Performance of urban information technology centers: the boom, the bust, and the future
AbstractAfter being emblematic of the U.S. economic surge in the late 1990s, urban areas that specialize in information technology (IT) products have more recently been struggling with the aftermath of the IT spending bust. To what degree can they bounce back and reemerge as leaders of innovative activity and production in the IT sector? We examine the characteristics of some of the nation’s leading IT centers, linking these characteristics to a discussion of economic research concerning the sources of growth in urban industrial centers. Although each of these IT centers was hit hard by the IT bust beginning in 2000, the full impact varies depending on the size, density, and composition of the local IT sector. Some IT centers are better positioned than others to resume a rapid growth path as the IT sector recovers, depending on factors such as reliance on manufacturing versus services, diversity of the product base, innovative capacity, and ability to respond to changing conditions such as the recent rise in IT imports and overseas production.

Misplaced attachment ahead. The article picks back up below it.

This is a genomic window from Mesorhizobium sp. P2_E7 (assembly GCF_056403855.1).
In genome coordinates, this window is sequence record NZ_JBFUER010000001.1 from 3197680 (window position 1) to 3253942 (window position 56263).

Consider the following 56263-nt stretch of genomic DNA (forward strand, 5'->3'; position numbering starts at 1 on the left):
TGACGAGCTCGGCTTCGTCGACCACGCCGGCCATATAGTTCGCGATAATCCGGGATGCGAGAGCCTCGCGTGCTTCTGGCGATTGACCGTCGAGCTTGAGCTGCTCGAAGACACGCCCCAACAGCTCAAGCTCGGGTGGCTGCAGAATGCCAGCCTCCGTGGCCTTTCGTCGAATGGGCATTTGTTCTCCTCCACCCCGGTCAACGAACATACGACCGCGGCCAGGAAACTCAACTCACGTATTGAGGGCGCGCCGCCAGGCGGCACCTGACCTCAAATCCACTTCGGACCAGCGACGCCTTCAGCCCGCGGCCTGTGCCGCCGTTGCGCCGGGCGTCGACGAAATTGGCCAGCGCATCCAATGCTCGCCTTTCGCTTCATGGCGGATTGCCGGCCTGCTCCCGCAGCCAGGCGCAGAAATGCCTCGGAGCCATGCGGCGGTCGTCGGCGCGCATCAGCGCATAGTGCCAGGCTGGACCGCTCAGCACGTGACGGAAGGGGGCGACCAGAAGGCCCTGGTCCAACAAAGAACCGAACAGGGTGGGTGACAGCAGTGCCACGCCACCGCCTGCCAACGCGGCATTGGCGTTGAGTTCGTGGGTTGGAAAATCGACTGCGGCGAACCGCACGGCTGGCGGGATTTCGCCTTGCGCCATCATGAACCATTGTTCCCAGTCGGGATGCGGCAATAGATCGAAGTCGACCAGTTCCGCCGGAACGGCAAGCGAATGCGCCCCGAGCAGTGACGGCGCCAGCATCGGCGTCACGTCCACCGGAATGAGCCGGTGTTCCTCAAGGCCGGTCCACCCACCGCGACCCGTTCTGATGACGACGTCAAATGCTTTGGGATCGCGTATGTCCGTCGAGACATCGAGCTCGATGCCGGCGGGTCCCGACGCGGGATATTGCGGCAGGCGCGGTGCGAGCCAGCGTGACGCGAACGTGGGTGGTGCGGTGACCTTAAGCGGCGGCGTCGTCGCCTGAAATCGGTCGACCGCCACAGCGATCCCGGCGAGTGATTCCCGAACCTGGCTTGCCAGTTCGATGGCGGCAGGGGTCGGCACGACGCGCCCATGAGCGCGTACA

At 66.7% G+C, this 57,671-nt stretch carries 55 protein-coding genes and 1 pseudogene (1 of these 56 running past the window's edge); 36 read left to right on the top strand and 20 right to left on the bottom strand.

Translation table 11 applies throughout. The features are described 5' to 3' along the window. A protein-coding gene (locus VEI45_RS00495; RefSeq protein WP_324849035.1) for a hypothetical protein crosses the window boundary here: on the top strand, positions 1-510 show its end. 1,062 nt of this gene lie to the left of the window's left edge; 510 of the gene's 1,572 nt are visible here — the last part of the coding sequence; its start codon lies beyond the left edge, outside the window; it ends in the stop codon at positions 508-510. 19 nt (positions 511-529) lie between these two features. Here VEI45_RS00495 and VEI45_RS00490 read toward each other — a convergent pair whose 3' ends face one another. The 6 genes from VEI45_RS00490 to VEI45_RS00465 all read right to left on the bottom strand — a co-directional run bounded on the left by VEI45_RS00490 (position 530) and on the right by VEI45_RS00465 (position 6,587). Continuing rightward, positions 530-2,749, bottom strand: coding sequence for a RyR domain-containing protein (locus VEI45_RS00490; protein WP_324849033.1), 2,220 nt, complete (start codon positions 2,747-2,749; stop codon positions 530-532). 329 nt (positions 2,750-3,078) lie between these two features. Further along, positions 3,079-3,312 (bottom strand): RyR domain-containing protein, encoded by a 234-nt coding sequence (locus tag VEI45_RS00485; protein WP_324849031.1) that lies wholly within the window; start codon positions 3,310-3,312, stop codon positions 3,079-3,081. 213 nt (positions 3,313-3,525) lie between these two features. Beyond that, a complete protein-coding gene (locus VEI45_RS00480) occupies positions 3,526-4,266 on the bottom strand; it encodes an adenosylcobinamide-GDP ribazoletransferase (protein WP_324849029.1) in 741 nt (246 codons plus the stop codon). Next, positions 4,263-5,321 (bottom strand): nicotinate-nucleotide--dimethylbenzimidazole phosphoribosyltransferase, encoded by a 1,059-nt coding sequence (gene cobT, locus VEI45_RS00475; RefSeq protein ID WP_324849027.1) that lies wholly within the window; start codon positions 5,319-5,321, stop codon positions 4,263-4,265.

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Bibliographic InfoArticle provided by Federal Reserve Bank of San Francisco in its journal Economic Review.
Volume (Year): (2004)
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